When you think of rhythm or music games, Guitar Hero or Rock Band probably sprint to mind. Those aren’t the only names in the rhythm game and are pretty tame compared to the likes of the Hatsune Miku games and even Persona 4: Dancing All Night. In fact we reviewed Persona 4: Dancing All Night last year and it is worth checking out if you own a Vita.
Hatsune Miku is a worldwide phenomenon at this point with live performances (in hologram form) across the world and expos dedicated to her as well. This insanely popular vocaloid also has a number of games under her name thanks to Crypton Future Media and SEGA. The Hatsune Miku: Project DIVA games are available on handheld systems and home consoles in addition to arcades in Japan. They’ve seen releases with varying content on PSP, PS Vita, PS3, 3DS, and even PS4 recently.
Hatsune Miku: Project DIVA Future Tone is the ultimate Hatsune Miku game. It is a port of the Japanese arcade game for PlayStation 4 and has more content than most games released today. This is both good and slightly bad. More on that in a bit. Unlike a normal release, Future Tone is split up into three different things on PSN. It is a digital only release and you first get the Prelude that has a few free songs. This is like a demo and I urge you to give it a shot if you have any interest in rhythm games. There are two sound packs consisting of over 100 songs each that need to be bought separately to get all the content Future Tone has to offer. The Future Sound pack includes more than 120 songs from the PSP, PS Vita, and PS3 Project Diva F games. The Colourful Tone pack on the other hand includes more than 100 songs from the 3DS and Arcade games.
There are two parts to the actual gameplay. There’s the core rhythm game and customisation. While earlier games allowed you to do much more in the customisation side, the core rhythm game is what I play this franchise for. With over 300 costumes for the massive song list, you’d be pressed to find anything lacking content wise. Your aim is to press the appropriate button on the controller when the highlighted note shows up on the screen. There are hold notes that have you holding as the name suggests and some super annoying sections that require pressing two buttons at once. This kept throwing me off. Watching the lovely music videos playing while notes fly from all over the screen and catchy music.
While this does have almost all the Project DIVA game songs together, controls are different. In fact they will throw you off initially if you’re a veteran rhythm game player as Future Tone was built for arcades and not a PS4 controller. I wish it made better use of the various sensors and buttons the controller has to offer. Maybe this can be added in a future patch because controls let the rest of the experience down to some extent.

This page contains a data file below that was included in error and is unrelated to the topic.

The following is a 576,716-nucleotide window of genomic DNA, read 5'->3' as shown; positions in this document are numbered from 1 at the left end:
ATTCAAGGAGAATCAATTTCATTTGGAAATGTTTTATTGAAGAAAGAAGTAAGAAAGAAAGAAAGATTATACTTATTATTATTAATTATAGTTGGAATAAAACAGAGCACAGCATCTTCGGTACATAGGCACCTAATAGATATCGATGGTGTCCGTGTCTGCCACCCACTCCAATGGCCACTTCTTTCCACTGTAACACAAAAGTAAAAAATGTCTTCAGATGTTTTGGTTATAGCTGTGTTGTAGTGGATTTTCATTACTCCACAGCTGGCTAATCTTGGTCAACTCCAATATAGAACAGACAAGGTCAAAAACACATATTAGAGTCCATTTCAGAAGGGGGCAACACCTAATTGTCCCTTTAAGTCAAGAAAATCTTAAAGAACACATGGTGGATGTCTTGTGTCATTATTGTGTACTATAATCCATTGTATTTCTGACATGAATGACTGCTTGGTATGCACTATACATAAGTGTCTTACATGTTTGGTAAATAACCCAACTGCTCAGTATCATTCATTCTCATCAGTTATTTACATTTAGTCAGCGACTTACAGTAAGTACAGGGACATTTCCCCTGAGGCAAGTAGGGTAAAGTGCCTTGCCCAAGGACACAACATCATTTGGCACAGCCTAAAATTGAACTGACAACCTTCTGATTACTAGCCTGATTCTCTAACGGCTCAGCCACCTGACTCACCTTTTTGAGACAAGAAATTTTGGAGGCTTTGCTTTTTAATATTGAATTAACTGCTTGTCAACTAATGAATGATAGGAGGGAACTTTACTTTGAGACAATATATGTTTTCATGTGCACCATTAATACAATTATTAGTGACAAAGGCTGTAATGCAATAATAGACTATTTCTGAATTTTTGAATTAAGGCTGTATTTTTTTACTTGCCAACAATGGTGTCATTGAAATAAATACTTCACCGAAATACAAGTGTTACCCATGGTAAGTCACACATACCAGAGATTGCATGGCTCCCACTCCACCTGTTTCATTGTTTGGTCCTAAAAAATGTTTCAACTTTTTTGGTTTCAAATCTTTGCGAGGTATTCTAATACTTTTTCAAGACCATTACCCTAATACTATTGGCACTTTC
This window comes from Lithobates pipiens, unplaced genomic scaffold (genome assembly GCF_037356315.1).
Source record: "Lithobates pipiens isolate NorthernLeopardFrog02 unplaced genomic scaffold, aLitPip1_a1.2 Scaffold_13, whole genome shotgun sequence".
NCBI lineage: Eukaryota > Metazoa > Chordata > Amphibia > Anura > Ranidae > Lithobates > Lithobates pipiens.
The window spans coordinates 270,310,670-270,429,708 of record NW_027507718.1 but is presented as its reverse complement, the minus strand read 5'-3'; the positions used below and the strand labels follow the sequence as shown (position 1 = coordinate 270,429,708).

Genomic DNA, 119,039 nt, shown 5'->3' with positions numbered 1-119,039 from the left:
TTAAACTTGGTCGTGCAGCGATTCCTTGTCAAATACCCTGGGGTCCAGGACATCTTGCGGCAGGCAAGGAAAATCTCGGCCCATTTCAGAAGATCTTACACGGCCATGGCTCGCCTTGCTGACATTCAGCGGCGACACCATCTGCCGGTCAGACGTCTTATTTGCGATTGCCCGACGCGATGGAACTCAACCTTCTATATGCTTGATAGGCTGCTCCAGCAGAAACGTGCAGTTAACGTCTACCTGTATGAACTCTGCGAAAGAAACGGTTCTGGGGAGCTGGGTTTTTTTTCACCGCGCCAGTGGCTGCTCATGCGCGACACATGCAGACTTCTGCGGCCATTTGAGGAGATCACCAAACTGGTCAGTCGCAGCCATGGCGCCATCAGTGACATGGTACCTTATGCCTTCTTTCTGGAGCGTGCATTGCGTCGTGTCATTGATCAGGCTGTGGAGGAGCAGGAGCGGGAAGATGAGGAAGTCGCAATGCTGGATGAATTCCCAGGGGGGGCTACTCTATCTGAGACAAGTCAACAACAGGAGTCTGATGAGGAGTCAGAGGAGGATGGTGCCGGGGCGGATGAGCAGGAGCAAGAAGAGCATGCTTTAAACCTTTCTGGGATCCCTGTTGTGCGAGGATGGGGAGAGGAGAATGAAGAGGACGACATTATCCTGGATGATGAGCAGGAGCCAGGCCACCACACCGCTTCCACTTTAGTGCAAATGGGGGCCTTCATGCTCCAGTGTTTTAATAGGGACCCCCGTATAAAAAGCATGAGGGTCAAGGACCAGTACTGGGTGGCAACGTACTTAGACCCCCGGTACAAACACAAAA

If you aren’t a fan of rhythm games, you might be wondering what the draw is to pressing buttons according to notes on a screen over and over again. The visuals and music in addition to difficulty is what makes all of this come together. You also need to be able to keep a beat and recognise when to exactly press. Visually, Future Tone is the pinnacle of the franchise. Each song has its own backing visual or music video playing and they all look great. Performance is also the best it has ever been with a smooth 60fps throughout. Loading times are also almost non existent. The only aspect of the visuals I had a problem with was the interface for multiple button presses at the same time. It breaks immersion each time.
On the sound design and audio side of things, I have no complaints. Future Tone has all my favourite Hatsune Miku songs including Miracle Paint and Summer Idol. There’s even the nyan cat meme song which actually used Miku’s vocaloid bank. You also need to be a fan of vocaloid music to enjoy this game so keep that in mind. This isn’t like Superbeat Xonic where there are songs from varied genres and by varying performers. There are multiple vocaloids performing in Future Tone but in the end it is still vocaloid music.
If you’re a fan of vocaloid music and have even the smallest interest in Hatsune Miku, Future Tone is an essential purchase. I hope it gets a physical release down the line because one of the best music games in a long time deserves it. If some of the control problems can be fixed in patches, Future Tone will be beyond amazing. I’ve been enjoying taking a break from Overwatch with a few Miku songs between games.